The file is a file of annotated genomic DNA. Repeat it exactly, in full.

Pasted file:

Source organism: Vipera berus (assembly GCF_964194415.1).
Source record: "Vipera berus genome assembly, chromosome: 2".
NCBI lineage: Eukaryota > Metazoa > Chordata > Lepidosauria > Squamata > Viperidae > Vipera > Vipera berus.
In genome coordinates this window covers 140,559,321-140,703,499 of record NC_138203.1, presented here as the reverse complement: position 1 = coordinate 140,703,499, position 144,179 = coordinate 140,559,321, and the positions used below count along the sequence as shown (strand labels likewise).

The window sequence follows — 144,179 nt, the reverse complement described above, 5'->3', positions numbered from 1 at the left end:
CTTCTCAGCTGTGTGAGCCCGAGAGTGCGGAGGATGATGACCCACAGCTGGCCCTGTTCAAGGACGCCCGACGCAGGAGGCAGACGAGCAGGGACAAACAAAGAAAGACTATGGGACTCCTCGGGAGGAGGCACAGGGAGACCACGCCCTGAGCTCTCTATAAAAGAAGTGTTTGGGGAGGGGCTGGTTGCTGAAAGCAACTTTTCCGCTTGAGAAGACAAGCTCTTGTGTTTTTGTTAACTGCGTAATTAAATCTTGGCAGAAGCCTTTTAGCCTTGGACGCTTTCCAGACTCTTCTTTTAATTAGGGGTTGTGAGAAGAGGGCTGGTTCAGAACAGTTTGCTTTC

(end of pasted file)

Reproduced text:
Source organism: Vipera berus (assembly GCF_964194415.1).
Source record: "Vipera berus genome assembly, chromosome: 2".
NCBI lineage: Eukaryota > Metazoa > Chordata > Lepidosauria > Squamata > Viperidae > Vipera > Vipera berus.
In genome coordinates this window covers 140,559,321-140,703,499 of record NC_138203.1, presented here as the reverse complement: position 1 = coordinate 140,703,499, position 144,179 = coordinate 140,559,321, and the positions used below count along the sequence as shown (strand labels likewise).

The window sequence follows — 144,179 nt, the reverse complement described above, 5'->3', positions numbered from 1 at the left end:
CTTCTCAGCTGTGTGAGCCCGAGAGTGCGGAGGATGATGACCCACAGCTGGCCCTGTTCAAGGACGCCCGACGCAGGAGGCAGACGAGCAGGGACAAACAAAGAAAGACTATGGGACTCCTCGGGAGGAGGCACAGGGAGACCACGCCCTGAGCTCTCTATAAAAGAAGTGTTTGGGGAGGGGCTGGTTGCTGAAAGCAACTTTTCCGCTTGAGAAGACAAGCTCTTGTGTTTTTGTTAACTGCGTAATTAAATCTTGGCAGAAGCCTTTTAGCCTTGGACGCTTTCCAGACTCTTCTTTTAATTAGGGGTTGTGAGAAGAGGGCTGGTTCAGAACAGTTTGCTTTC